A very few words must suffice upon the third aspect of inward growth. In the case of a tree this consists in the toughening of its tissues or strengthening of its fibers—apparent from the harder wood obtained from an older one than from a sapling. The spiritual counterpart of that is found irk the Christian attaining more firmness and fixedness of character, so that he is no longer swayed by the opinions of others. He becomes more stable, so that he is less emotional; and more rational, acting not from sudden impulse but from settled principle. He becomes wiser in spiritual things because his mind is increasingly engaged with the Word of God and his eternal concerns, and therefore more serious and sober in his demeanor. He becomes confirmed in doctrine and therefore more discerning and discriminating in whom he hears and what he reads. Nothing can move him from allegiance to Christ, and having bought the Truth he refuses to sell it (Prov. 23:23). he is not afraid of being called a bigot, for he has discovered that "liberality" is emblazoned prominently on the Devil’s banner.
Fourth, the growth of a tree is outward, seen in the spreading of its boughs and the multiplication of its branches. We have purposely devoted a greater space to those aspects of our subject on which we felt the reader most needed help. This one almost explains itself: it is the daily walk of the believer, his external conduct, which is in view. If the Christian has grown upward—that is, if he has obtained an increased vital and practical knowledge of God in Christ; if he has grown downward—that is, if he has become thoroughly aware of his total depravity by nature and learned to have "no confidence in the flesh" (Phil. 3:3) to effect any improvement in himself; if he has grown inwardly—obtained fresh supplies of grace from Christ and has diligently used the same by striving against indwelling sin and by resolutely resisting his carnal and worldly lusts, and if he has improved that grace by diligently cultivating his spiritual graces in the garden of his heart; then that upward, downward, and inward growth will be (not simply "ought to be"), must be, clearly and unmistakably shown in his outward life.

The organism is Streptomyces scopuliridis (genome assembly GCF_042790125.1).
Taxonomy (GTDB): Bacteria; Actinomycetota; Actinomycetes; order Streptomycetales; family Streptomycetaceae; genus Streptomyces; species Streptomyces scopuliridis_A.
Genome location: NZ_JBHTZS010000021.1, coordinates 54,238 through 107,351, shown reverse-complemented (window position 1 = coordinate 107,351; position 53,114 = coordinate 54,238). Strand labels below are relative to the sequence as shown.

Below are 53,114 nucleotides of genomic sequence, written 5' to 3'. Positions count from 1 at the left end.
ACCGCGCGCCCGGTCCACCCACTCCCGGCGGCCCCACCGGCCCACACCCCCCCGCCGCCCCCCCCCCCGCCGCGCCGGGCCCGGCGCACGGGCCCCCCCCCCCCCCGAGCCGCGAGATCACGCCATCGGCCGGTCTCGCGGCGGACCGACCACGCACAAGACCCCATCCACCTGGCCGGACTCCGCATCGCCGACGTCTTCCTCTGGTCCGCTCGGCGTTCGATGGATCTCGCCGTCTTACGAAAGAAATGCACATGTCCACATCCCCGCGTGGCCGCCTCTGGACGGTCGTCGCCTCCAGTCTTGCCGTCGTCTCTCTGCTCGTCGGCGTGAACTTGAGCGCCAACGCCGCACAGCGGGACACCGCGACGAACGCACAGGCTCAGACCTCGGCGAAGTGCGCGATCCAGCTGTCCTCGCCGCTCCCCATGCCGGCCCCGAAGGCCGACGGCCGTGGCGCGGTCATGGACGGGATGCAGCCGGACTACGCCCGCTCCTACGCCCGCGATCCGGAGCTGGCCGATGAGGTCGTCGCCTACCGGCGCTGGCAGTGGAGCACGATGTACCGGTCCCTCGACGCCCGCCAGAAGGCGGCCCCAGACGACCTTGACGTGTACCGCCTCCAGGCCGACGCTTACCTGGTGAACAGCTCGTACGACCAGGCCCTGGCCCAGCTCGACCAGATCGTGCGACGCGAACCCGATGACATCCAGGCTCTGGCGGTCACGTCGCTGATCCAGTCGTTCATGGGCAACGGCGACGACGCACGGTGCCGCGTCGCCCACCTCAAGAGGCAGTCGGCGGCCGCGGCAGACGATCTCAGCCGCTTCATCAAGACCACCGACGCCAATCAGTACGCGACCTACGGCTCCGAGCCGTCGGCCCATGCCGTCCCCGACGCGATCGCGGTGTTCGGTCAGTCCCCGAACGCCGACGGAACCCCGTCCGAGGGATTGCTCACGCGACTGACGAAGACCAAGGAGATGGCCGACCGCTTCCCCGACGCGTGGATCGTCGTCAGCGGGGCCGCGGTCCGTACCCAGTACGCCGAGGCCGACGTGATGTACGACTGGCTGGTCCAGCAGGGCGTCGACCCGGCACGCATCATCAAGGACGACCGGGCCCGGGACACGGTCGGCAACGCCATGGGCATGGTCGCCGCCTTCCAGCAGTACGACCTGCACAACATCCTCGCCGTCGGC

And how will that upward, downward, and inward growth be manifested by the Christian outwardly? Why, by a life of obedience to his Lord and Saviour. Out of love and gratitude unto the One who suffered and did so much for him, be will sincerely endeavor to please Him in all his ways. Realizing that he is not his own but bought with a price, he will make it his highest aim and earnest endeavor to glorify God in his body and in his spirit (1 Cor. 6:19, 20). The genuineness of his desire to please God and the intensity of his purpose to glorify Him, will be evidenced by the diligence and constancy with which he reads, meditates upon and studies His Word. In searching the Scriptures his main quest will not be to occupy his mind with its mysteries, but rather to obtain a fuller knowledge of God’s will for him; and instead of hankering after an insight into its typology or its prophecies he will be far more concerned in how to become more proficient in performing God’s will. It is in the light of His Word he longs to walk, and therefore it is His precepts and promises, His warnings and admonitions, His exhortations and aids, he will most lay to heart.
One of the New Testament exhortations is, "We request you, brethren, and beseech you by the Lord Jesus, that as ye have received of us how ye ought to walk and please God, so ye would abound more and more (1 Thess. 4:1). One of its prayers is, "That ye might be filled with a knowledge of his will in all wisdom and spiritual understanding: that ye might walk worthy of the Lord unto all pleasing, being fruitful in every good work." (Col. 1:9, 10) One of its promises is, "God is able to make all grace abound toward you, that ye always having all sufficiency in all things, may abound in every good work." (2 Cor. 9:8) And one of its examples is, "And they [the parents of John the Baptist] were both righteous before God, walking in all commandments and ordinances of the law blameless." (Luke 1:6) In the light of those verses—each of which treats with outward growth—our duty and privilege is clear: what God requires from us and the sufficiency of His enablement for the same.